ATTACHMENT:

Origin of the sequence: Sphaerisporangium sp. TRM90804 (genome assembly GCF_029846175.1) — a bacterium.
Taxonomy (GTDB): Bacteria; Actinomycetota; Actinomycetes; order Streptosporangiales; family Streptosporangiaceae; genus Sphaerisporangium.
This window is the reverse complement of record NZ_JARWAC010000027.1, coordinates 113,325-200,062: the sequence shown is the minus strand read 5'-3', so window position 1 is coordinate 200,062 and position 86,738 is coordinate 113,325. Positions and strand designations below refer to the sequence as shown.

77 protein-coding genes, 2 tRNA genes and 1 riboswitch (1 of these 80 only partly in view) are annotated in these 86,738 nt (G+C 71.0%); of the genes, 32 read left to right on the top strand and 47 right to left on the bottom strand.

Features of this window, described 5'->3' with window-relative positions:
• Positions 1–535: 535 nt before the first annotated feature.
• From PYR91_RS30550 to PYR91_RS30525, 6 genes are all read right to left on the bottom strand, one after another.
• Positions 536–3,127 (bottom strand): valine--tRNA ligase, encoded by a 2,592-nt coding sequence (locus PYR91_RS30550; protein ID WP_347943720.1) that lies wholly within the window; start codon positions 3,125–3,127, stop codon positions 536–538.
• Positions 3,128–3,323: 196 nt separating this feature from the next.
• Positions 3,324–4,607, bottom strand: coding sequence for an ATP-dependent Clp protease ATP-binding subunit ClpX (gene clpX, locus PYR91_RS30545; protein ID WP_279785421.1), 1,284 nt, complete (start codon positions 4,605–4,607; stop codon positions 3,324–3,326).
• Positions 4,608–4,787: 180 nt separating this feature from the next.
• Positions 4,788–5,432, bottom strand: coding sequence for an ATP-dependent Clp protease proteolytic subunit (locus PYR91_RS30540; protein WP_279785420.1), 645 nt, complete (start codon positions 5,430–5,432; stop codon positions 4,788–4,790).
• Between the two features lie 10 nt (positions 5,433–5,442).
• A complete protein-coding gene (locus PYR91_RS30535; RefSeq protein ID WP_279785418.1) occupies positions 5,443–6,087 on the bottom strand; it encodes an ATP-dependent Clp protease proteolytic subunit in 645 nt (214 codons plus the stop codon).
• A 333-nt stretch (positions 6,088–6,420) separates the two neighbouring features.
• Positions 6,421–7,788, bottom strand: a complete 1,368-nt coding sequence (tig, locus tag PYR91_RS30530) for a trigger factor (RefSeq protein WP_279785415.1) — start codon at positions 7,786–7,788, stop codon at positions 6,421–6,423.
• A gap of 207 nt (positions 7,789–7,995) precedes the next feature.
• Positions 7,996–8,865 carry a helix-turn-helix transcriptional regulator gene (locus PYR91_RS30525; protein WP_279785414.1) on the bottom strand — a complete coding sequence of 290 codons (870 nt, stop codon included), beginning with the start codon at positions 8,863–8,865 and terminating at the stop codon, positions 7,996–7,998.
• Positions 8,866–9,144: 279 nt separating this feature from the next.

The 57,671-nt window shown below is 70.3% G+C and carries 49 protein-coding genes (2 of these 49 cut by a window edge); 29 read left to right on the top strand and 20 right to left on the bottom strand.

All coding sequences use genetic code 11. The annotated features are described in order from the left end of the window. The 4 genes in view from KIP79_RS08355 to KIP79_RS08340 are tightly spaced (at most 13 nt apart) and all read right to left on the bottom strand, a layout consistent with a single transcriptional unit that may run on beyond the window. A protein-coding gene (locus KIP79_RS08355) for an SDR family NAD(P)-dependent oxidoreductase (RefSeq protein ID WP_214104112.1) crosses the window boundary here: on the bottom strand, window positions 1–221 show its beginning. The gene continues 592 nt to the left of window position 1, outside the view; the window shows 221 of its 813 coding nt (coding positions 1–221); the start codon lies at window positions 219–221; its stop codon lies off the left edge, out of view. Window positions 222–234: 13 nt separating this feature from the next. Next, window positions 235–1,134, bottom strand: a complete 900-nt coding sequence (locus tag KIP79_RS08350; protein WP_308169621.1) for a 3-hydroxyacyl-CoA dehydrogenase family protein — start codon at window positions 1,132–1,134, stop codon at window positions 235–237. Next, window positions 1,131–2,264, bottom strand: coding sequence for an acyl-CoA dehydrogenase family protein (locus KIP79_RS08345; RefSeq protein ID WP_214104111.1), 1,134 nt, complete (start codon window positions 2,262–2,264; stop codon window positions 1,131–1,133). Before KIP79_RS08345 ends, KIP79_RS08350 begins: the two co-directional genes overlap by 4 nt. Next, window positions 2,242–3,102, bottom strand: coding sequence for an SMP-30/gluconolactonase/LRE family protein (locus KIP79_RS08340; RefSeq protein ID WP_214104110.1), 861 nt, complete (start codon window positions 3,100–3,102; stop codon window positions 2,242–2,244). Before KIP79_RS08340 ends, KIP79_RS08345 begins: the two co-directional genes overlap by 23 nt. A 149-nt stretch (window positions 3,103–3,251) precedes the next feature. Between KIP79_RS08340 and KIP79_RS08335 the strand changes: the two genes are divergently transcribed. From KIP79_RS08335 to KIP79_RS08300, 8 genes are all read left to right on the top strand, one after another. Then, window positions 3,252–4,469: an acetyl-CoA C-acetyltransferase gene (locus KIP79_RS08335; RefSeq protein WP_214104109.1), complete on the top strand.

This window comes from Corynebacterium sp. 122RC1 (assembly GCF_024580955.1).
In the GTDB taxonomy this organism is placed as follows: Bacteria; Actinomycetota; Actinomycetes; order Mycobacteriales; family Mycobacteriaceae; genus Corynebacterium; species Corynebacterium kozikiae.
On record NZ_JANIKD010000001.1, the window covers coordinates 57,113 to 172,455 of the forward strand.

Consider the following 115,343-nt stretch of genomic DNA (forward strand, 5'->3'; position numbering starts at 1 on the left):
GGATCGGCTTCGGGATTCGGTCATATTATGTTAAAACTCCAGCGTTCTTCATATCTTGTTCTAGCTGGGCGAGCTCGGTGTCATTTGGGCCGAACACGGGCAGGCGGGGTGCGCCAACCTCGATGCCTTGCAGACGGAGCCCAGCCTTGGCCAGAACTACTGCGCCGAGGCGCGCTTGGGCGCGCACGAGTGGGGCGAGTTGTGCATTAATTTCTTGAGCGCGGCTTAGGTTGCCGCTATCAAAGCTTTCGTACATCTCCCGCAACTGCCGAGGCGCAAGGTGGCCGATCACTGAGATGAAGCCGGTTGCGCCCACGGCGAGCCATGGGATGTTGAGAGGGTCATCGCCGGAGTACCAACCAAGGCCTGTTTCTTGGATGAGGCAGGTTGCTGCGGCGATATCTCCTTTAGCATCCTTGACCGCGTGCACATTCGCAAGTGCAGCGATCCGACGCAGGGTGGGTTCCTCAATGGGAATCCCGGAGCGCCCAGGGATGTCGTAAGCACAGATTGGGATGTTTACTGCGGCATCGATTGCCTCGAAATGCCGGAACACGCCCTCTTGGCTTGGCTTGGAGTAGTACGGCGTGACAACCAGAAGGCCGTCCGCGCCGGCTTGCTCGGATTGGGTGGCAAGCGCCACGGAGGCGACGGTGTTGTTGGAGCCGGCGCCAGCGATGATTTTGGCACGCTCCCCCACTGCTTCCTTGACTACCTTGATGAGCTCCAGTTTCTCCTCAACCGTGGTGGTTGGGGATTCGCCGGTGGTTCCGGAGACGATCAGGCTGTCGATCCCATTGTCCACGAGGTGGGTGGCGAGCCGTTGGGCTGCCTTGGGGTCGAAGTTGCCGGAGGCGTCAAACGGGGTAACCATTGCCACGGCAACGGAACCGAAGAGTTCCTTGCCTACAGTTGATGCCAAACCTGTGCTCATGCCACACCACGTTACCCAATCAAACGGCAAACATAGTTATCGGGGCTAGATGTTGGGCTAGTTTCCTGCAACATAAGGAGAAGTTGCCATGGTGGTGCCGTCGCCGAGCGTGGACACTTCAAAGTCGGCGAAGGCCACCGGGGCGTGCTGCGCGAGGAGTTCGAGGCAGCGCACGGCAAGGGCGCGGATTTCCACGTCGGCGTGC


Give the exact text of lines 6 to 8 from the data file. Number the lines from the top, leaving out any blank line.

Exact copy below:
• Positions 1–535: 535 nt before the first annotated feature.
• From PYR91_RS30550 to PYR91_RS30525, 6 genes are all read right to left on the bottom strand, one after another.
• Positions 536–3,127 (bottom strand): valine--tRNA ligase, encoded by a 2,592-nt coding sequence (locus PYR91_RS30550; protein ID WP_347943720.1) that lies wholly within the window; start codon positions 3,125–3,127, stop codon positions 536–538.